ABOVE PHOTO: Independence Hall
By Renée S. Gordon
“I was going to die, sooner or later, whether or not I had even spoken myself. My silences had not protected me. Your silences will not protect you….” –Audre Lorde
I have a Liberian friend who moved to Philadelphia as a political refugee at 24. He had no friends or family in the city and had no real support system. After hearing his story, I was curious about how he came to select Philadelphia as his new home when he had many choices. He told me that as a child in Liberia he had an American history textbook that referred to the Liberty Bell. He used to look at the photograph and think that Philadelphia must be a wonderful city to have a bell that the people rang to remind them that they were free.
With the innocence that only a child can possess, he conjured up a picture of a city where everyone lived harmoniously, basking in the joy of guaranteed liberty and total civil rights. My friend, not unlike William Penn, believed that Philadelphia was a place where that could happen and from its founding it has been a place where events to bring those ideals to fruition have occurred. Summer is the perfect time for retracing the footsteps of the activists who were in the forefront of revolution, revisiting sites that were integral to those events and remembering that freedom and civil rights must not only be obtained but also maintained.
The Lenni Lenape Indians, the “original people,” part of the larger Delaware Tribe, were living in the area when Captain Samuel Argall discovered the bay in 1610. He named both the river and the natives Delaware after Lord de la Warr, then governor of the colony of Virginia. The Swedes founded a small colony on the Schuylkill River 30 years later, but King Charles II eventually took possession of the region and in 1681 he granted a Royal Land Charter, later known as Pennsylvania, to William Penn as payment for a 16,000 pound debt he owed Penn’s father.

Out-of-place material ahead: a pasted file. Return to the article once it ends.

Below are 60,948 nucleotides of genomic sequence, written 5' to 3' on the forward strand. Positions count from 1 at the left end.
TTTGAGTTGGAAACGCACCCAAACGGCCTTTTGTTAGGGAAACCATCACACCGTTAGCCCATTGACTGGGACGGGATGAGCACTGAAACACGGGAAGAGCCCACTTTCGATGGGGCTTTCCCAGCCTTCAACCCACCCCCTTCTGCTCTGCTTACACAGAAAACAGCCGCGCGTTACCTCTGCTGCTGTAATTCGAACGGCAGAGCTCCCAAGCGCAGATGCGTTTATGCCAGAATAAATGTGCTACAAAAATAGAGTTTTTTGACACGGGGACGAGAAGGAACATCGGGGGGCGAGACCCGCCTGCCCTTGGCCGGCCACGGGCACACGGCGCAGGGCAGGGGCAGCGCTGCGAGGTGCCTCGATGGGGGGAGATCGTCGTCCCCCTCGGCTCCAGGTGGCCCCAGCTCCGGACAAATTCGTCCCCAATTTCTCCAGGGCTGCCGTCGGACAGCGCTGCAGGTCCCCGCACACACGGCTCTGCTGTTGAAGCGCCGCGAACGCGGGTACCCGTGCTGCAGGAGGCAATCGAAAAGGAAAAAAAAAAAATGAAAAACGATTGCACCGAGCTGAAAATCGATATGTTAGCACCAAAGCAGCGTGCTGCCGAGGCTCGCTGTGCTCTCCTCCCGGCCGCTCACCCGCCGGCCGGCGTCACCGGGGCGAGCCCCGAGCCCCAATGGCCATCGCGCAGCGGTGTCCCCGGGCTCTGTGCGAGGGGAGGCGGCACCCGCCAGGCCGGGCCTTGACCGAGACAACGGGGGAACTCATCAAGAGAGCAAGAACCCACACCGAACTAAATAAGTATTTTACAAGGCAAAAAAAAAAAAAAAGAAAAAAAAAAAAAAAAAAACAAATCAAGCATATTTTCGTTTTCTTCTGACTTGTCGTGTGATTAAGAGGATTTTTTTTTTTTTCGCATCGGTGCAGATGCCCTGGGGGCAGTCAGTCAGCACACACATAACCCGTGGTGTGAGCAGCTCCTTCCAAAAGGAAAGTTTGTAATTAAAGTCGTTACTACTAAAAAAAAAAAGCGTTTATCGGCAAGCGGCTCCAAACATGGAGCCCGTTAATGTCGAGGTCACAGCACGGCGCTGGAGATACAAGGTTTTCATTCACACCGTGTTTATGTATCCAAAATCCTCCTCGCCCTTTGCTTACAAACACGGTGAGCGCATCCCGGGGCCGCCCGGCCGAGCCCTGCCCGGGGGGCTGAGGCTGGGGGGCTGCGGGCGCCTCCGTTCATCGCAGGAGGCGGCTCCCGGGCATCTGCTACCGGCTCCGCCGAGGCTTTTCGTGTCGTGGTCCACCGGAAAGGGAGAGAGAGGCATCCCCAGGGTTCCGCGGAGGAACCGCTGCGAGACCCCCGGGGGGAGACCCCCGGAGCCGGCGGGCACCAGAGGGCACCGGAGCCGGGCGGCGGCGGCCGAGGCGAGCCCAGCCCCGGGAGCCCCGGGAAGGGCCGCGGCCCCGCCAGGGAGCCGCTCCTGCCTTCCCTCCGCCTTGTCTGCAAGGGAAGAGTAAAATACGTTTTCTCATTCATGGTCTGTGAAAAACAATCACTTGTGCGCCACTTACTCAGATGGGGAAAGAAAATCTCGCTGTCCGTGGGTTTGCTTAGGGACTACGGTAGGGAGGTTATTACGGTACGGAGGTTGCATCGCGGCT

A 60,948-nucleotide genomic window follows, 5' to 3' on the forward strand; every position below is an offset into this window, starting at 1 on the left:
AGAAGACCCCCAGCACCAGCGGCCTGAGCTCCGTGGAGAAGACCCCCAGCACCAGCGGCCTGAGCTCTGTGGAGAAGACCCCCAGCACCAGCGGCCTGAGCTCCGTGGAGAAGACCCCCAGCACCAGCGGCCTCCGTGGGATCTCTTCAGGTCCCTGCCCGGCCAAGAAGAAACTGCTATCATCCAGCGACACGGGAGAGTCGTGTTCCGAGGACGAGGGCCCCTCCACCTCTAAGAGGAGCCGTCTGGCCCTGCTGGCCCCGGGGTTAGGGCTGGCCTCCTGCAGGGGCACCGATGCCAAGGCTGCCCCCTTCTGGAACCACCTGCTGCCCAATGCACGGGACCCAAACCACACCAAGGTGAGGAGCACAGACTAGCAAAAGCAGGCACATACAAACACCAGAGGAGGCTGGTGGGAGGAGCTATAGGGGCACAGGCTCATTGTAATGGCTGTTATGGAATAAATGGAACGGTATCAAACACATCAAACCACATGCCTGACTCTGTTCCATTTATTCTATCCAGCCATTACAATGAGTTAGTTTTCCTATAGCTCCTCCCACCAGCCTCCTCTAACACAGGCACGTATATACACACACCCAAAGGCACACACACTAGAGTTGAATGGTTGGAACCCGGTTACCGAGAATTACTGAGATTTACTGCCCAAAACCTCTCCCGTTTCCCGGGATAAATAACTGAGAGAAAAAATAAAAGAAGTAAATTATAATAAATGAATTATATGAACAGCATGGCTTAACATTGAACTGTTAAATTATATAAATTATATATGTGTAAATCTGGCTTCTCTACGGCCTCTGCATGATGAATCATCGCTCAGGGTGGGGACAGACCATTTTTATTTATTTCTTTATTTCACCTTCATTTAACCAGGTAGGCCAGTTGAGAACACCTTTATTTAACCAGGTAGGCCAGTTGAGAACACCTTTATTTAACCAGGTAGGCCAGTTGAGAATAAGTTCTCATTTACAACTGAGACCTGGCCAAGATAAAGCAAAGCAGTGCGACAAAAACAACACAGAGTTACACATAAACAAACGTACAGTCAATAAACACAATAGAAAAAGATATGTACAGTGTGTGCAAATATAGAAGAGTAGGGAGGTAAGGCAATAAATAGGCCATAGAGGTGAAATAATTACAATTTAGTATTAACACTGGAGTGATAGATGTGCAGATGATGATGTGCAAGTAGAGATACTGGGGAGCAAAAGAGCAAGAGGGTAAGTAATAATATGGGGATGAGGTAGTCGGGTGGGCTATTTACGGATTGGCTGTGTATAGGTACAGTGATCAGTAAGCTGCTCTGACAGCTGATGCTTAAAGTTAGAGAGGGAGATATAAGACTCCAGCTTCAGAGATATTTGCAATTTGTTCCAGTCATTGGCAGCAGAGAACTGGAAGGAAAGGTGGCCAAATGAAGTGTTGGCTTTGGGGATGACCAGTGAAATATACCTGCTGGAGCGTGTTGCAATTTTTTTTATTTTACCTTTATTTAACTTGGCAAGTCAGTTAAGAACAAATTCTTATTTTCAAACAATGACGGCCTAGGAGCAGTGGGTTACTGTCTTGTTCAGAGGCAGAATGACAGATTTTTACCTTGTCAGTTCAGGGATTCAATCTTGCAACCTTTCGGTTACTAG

Penn established his colony with an emphasis on religious tolerance and founded Philadelphia as the first pre-colonial city that was begun as a fort. Native Americans were allowed to come and go unhampered and Penn purchased the land from the various tribes. At the time the boundaries were laid out for Philadelphia there were approximately 4,000 Lenape in the Delaware Valley. South and Vine Streets and the Delaware and Schuylkill Rivers bordered the “City of Brotherly Love” and because it was a trade center it quickly became the largest city in the colonies and was chartered in 1701.
Slaves are documented as having arrived in the “Birthplace of Liberty” around 1639, 55 years prior to the arrival of the first Quakers. In the late 1690s, the Isabella, the earliest documented slave ship, arrived at the dock bearing 154 enslaved Africans. They were auctioned off on High Street, which is now Market Street.
Ironically, Philadelphia’s history of protest begins with the 1688 Germantown Quaker Petition Against Slavery, the first protest in the colonies against the slave trade. “Pray, what thing in the world can be done worse towards us, then if men should robb or steal us away, & sell us for slaves to strange Countries, separating housband from their wife and children.” quakerinfo.org/historical/phil_sites